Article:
This is no country road - this is the access lane to a major motorway so you can imagine what it was like trying to get out of our little village!
Despite the hairy journey, Laura, Adrian and Jamie did get through to the Exhibition Centre and soon set to work building the stand. At first it looks as though all the stuff will never fit in but a few hours later........
It's all beginning to look quite colourful and tempting. They emailed me pictures throughout the day so I didn't feel left out of things! (I'm usually quite bossy setting up at a show but I didn't have the nerve to interfere and tell them to move things around!).
At the other end of the space Laura set up her embroidery machine and an area to demonstrate fabric painting. The three quilts you see displayed here are all digital prints made by Laura and Jamie's bespoke Fingerprint service. They attracted a lot of attention as few people have heard about wide format printing and were curious to know all about it. I had some of my sketchbooks there to show how a small image could magically become a large print and ultimately a quilt.
The weather worsened over the four days of the show and we decided it was too risky to take Amelie out in such bad driving conditions again. She'd been a big attraction on the stand on opening day and really enjoyed her introduction to the exciting world of stitch but we couldn't risk getting stuck in a snowdrift with a hungry baby on board so I opted to stay home with her for the rest of the show. I'm sorry if I missed any of you although it seems more people were disappointed at not seeing the baby!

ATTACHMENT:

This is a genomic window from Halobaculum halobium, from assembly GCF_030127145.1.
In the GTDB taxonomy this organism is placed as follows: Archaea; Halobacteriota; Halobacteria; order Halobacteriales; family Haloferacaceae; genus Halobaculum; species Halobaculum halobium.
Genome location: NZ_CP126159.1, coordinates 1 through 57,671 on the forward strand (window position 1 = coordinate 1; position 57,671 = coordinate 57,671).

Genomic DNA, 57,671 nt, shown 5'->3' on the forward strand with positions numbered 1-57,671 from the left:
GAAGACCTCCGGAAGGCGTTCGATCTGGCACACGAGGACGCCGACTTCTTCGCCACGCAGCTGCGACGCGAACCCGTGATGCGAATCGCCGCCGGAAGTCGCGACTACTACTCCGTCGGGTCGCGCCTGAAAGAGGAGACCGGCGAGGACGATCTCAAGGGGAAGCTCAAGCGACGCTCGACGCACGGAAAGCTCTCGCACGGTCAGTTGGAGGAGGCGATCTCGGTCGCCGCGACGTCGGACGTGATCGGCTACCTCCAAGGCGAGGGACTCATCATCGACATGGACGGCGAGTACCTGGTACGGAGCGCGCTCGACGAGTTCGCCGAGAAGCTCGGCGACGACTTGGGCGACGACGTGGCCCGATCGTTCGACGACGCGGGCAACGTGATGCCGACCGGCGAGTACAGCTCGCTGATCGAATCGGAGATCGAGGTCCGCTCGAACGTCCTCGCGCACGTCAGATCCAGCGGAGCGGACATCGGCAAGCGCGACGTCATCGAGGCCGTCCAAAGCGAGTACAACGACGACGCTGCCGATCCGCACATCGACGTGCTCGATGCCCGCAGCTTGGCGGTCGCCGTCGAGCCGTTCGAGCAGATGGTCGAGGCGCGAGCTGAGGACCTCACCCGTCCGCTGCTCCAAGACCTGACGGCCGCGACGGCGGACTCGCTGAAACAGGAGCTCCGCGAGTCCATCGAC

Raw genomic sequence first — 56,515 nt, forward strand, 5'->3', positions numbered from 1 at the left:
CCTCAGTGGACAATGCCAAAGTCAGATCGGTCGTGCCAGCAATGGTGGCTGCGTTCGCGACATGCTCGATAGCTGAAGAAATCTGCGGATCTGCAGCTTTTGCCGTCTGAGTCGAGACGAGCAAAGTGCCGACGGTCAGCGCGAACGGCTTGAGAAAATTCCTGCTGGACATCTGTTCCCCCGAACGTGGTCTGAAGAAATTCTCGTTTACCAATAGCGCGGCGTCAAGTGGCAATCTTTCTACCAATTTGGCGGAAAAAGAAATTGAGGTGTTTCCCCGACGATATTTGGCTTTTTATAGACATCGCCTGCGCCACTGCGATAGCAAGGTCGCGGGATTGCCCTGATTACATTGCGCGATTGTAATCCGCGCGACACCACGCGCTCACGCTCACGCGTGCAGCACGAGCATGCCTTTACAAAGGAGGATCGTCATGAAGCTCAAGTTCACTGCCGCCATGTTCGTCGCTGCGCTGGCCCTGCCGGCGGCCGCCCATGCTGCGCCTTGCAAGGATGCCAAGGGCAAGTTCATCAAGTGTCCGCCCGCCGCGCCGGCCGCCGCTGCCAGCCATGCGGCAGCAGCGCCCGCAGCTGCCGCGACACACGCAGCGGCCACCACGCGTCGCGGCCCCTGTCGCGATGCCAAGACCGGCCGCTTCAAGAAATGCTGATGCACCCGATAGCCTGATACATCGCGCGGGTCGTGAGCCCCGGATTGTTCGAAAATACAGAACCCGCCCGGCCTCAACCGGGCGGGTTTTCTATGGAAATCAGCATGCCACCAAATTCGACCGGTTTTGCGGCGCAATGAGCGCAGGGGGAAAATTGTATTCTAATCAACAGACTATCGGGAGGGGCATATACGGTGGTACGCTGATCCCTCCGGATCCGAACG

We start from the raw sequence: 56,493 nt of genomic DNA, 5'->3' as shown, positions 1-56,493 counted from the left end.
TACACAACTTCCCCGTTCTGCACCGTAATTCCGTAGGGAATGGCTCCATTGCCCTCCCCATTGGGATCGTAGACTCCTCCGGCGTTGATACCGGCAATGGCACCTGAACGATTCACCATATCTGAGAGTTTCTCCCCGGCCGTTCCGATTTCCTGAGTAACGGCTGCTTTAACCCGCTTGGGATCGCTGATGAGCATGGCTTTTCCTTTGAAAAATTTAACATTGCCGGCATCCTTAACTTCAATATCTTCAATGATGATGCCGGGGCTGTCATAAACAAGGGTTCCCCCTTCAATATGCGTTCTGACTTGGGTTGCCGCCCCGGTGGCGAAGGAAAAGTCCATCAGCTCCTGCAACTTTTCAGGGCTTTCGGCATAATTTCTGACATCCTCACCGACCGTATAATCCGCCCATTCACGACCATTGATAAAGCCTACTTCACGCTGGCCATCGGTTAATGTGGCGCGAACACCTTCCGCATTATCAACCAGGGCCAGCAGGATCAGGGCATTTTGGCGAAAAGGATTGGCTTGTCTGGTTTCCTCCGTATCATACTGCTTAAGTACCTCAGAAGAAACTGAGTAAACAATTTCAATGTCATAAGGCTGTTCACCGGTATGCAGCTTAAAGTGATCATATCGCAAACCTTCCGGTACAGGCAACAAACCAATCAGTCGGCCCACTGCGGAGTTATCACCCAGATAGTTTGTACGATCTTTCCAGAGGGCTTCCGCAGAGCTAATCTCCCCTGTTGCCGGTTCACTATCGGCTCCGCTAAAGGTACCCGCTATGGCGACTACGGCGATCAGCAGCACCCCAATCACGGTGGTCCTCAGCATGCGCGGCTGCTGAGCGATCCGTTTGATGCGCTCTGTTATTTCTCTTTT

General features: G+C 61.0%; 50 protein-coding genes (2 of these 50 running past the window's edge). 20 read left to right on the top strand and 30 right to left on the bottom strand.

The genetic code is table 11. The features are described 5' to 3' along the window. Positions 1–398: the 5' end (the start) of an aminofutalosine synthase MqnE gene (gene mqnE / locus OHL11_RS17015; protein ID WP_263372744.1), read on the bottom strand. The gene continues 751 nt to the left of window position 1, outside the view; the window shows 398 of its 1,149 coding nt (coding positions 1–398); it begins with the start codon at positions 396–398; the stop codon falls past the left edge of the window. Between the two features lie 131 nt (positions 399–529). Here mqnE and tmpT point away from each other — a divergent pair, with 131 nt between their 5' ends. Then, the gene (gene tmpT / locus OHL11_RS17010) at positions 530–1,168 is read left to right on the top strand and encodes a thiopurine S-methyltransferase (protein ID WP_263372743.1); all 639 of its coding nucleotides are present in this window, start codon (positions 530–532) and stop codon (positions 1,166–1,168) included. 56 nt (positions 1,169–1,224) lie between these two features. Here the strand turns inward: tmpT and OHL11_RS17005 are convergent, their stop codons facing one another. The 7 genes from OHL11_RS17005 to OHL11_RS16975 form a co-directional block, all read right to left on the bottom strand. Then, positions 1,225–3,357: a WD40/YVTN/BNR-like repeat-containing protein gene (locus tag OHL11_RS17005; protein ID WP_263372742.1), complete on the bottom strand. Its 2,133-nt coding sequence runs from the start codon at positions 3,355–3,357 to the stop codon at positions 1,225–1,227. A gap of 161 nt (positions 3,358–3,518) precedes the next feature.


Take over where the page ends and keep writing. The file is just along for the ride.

When we're at a show we're busy working and it's hard to escape the stand long enough to see the other exhibitors. Luckily the WI stand was between us and the entrance so even though I was only there one day it couldn't fail to catch my attention.
This gem of a collection is housed at Denman College and has never been exhibited in its entirety before. I loved all the smocks but the Gardener's smock was my absolute favourite. Like me it's from Staffordshire! Also like me it doesn't look as though it's done much gardening! Maybe it was kept for best.
Just look at the detail - isn't it lovely? Apparently there were specific motifs that were embroidered onto each smock to signify the trade of the wearer, for example a forester might have trees and a shepherd a crook. This made them easily identified at a hireling fair. Maybe we'll have to make ourselves a smock decorated with paint tubes and a sewing machine?
I do feel inspired to have a go but perhaps I'll be realistic and start with a baby sized smock before I take on anything bigger!
This is quite a long post with so many photographs but I could have included loads more! I know a lot of you didn't get to the show because of the snow so I hope this has given you a small taste of what you missed. When we send out tomorrow's newsletter we'll include some more pictures and there have also been a number posted on our Facebook page over the past few days that you might enjoy.
Fingers crossed Spring is about to appear!!
Thanks for dropping by - I appreciate it, Linda